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Hi everyone. This isn't a homework problem. Rather, I'm trying to understand how the δ term arises from the field of a dipole.

Greiner supplies the following one-line derivation, which is easy to follow I guess, but doesn't make logical sense to me. Specifically, I don't understand how Gauss' law implies that ∫

∇·E = 1/r

= -2p cos θ /r

= -2p cos θ /r

Logically, I wouldn't expect ∫

https://imagizer.imageshack.us/v2/534x313q90/46/gjlo.png [Broken]

https://imagizer.imageshack.us/v2/534x85q90/607/0io5.png [Broken]

Eq. (1.21):

https://imagizer.imageshack.us/v2/534x152q90/855/w4zh.png [Broken]

https://imagizer.imageshack.us/v2/418x295q90/829/lqdy.png [Broken]

The Δ actually means ∇

## Homework Statement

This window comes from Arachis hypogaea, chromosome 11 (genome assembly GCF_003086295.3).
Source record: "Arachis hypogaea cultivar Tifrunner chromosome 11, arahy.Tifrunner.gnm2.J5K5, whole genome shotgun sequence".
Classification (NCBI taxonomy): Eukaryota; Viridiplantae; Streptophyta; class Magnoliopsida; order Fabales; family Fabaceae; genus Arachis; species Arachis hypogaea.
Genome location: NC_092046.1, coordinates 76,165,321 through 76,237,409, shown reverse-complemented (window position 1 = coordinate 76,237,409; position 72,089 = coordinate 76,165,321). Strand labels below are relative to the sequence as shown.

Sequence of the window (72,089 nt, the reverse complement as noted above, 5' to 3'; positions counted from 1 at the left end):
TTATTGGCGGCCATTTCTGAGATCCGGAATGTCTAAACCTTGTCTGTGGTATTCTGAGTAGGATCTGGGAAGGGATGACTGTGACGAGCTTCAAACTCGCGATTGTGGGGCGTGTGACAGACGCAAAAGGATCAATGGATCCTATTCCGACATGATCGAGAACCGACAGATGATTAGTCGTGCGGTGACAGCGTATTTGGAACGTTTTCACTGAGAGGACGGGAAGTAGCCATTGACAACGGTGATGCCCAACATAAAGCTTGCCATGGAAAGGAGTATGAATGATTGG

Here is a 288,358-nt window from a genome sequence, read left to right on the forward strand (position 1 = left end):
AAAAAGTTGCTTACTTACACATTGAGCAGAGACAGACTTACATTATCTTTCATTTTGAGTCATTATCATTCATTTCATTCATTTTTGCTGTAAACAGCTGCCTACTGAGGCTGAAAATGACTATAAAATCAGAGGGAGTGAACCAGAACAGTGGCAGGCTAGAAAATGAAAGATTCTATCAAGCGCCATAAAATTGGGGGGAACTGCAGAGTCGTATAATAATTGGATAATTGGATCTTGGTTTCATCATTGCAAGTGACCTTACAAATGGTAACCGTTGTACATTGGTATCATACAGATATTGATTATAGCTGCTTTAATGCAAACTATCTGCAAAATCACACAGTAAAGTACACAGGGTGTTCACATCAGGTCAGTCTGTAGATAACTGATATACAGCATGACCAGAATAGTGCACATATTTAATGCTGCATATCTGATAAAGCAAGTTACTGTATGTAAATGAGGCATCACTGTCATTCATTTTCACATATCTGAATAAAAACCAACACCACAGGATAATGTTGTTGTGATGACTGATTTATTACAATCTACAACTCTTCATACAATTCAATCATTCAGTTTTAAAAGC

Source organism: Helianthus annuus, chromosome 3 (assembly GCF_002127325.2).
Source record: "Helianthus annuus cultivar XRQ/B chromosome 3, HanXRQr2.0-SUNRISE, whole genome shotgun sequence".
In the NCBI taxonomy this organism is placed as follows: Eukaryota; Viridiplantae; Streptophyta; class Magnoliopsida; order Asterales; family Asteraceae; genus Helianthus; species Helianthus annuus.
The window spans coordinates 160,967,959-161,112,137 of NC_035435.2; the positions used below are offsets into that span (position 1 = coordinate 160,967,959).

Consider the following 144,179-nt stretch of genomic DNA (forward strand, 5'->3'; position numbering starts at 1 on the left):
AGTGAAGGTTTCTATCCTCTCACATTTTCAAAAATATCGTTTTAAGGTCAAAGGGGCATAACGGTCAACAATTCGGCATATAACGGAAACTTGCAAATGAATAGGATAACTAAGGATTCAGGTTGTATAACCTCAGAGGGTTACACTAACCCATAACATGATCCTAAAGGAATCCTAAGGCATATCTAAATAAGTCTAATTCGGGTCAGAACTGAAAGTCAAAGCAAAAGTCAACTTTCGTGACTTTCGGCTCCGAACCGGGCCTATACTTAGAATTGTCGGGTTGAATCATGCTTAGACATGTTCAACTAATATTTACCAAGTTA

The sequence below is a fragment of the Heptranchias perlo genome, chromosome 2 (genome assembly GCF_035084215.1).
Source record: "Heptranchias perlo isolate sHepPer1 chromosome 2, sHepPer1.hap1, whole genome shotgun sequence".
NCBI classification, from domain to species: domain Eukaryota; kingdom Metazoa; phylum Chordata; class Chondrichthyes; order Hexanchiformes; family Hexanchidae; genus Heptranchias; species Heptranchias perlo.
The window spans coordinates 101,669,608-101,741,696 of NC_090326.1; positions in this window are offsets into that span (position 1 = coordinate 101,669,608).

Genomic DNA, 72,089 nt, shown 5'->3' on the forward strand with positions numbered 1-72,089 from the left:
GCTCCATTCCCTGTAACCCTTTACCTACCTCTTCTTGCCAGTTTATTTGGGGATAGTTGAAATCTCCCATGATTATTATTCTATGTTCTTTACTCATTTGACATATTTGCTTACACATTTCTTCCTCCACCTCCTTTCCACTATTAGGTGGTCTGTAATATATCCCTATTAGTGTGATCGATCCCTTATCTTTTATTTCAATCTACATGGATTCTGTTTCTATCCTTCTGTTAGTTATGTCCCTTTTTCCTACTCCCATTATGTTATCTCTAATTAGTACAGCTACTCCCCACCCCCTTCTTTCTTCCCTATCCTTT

Greiner supplies the following one-line derivation, which is easy to follow I guess, but doesn't make logical sense to me. Specifically, I don't understand how Gauss' law implies that ∫

**E**dV = 0. Gauss' law says that div(**E**) = 0, and if you actually do calculate that in spherical coordinates, you'll find that the dipole field indeed has 0 divergence.**E**= 2p cos θ /r^{3}**e**_{r}+ p sin θ /r^{3}**e**_{θ}∇·E = 1/r

^{2}∂/∂r (2p cos θ /r) + 1/(r sin θ) ∂/∂θ (p sin^{2}θ/r^{3})= -2p cos θ /r

^{4}+ [1/(r sin θ)] 2p sin θ cos θ/r^{3}= -2p cos θ /r

^{4}+ 2p cos θ /r^{4}= 0Logically, I wouldn't expect ∫

**E**dV = 0, because right in the center of two opposite point charges, there should clearly be an electric field pointing in the -z direction. Therefore, the integral over dz should always be nonzero. What am I doing wrong?https://imagizer.imageshack.us/v2/534x313q90/46/gjlo.png [Broken]

https://imagizer.imageshack.us/v2/534x85q90/607/0io5.png [Broken]

Eq. (1.21):

https://imagizer.imageshack.us/v2/534x152q90/855/w4zh.png [Broken]

https://imagizer.imageshack.us/v2/418x295q90/829/lqdy.png [Broken]

The Δ actually means ∇

^{2}
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